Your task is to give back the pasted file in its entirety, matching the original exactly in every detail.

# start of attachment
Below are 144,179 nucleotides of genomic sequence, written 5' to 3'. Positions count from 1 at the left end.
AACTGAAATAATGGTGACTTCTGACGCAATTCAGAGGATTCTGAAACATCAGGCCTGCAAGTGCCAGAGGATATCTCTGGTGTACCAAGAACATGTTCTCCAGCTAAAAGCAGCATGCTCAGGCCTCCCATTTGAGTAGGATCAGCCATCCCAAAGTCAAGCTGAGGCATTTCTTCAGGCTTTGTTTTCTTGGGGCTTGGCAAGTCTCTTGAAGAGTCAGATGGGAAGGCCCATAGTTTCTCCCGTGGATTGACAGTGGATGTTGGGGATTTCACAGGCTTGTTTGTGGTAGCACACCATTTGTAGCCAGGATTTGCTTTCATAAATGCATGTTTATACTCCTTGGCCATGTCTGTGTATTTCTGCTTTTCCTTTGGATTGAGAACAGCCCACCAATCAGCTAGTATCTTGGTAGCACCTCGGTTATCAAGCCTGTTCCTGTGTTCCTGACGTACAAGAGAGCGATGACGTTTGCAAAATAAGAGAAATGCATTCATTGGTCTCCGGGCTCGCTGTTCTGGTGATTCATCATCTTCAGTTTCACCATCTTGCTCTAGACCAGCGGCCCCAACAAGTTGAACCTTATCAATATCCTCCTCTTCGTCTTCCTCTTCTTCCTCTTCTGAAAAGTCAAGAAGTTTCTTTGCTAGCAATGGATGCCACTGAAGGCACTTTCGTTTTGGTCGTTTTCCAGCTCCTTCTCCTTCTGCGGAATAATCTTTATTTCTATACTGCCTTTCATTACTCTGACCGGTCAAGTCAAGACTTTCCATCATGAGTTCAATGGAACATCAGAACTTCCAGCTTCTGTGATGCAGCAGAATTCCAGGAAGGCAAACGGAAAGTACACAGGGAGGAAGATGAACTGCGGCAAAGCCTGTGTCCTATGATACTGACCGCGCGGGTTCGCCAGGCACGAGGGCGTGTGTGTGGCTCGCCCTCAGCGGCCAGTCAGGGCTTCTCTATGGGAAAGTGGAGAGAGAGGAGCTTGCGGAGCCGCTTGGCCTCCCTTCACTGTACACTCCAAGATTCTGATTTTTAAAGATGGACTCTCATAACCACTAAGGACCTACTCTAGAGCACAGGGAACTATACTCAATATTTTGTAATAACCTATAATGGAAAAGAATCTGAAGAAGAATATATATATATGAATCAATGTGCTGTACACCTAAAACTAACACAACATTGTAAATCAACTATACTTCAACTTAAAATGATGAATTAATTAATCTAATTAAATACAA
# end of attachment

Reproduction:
Below are 144,179 nucleotides of genomic sequence, written 5' to 3'. Positions count from 1 at the left end.
AACTGAAATAATGGTGACTTCTGACGCAATTCAGAGGATTCTGAAACATCAGGCCTGCAAGTGCCAGAGGATATCTCTGGTGTACCAAGAACATGTTCTCCAGCTAAAAGCAGCATGCTCAGGCCTCCCATTTGAGTAGGATCAGCCATCCCAAAGTCAAGCTGAGGCATTTCTTCAGGCTTTGTTTTCTTGGGGCTTGGCAAGTCTCTTGAAGAGTCAGATGGGAAGGCCCATAGTTTCTCCCGTGGATTGACAGTGGATGTTGGGGATTTCACAGGCTTGTTTGTGGTAGCACACCATTTGTAGCCAGGATTTGCTTTCATAAATGCATGTTTATACTCCTTGGCCATGTCTGTGTATTTCTGCTTTTCCTTTGGATTGAGAACAGCCCACCAATCAGCTAGTATCTTGGTAGCACCTCGGTTATCAAGCCTGTTCCTGTGTTCCTGACGTACAAGAGAGCGATGACGTTTGCAAAATAAGAGAAATGCATTCATTGGTCTCCGGGCTCGCTGTTCTGGTGATTCATCATCTTCAGTTTCACCATCTTGCTCTAGACCAGCGGCCCCAACAAGTTGAACCTTATCAATATCCTCCTCTTCGTCTTCCTCTTCTTCCTCTTCTGAAAAGTCAAGAAGTTTCTTTGCTAGCAATGGATGCCACTGAAGGCACTTTCGTTTTGGTCGTTTTCCAGCTCCTTCTCCTTCTGCGGAATAATCTTTATTTCTATACTGCCTTTCATTACTCTGACCGGTCAAGTCAAGACTTTCCATCATGAGTTCAATGGAACATCAGAACTTCCAGCTTCTGTGATGCAGCAGAATTCCAGGAAGGCAAACGGAAAGTACACAGGGAGGAAGATGAACTGCGGCAAAGCCTGTGTCCTATGATACTGACCGCGCGGGTTCGCCAGGCACGAGGGCGTGTGTGTGGCTCGCCCTCAGCGGCCAGTCAGGGCTTCTCTATGGGAAAGTGGAGAGAGAGGAGCTTGCGGAGCCGCTTGGCCTCCCTTCACTGTACACTCCAAGATTCTGATTTTTAAAGATGGACTCTCATAACCACTAAGGACCTACTCTAGAGCACAGGGAACTATACTCAATATTTTGTAATAACCTATAATGGAAAAGAATCTGAAGAAGAATATATATATATGAATCAATGTGCTGTACACCTAAAACTAACACAACATTGTAAATCAACTATACTTCAACTTAAAATGATGAATTAATTAATCTAATTAAATACAA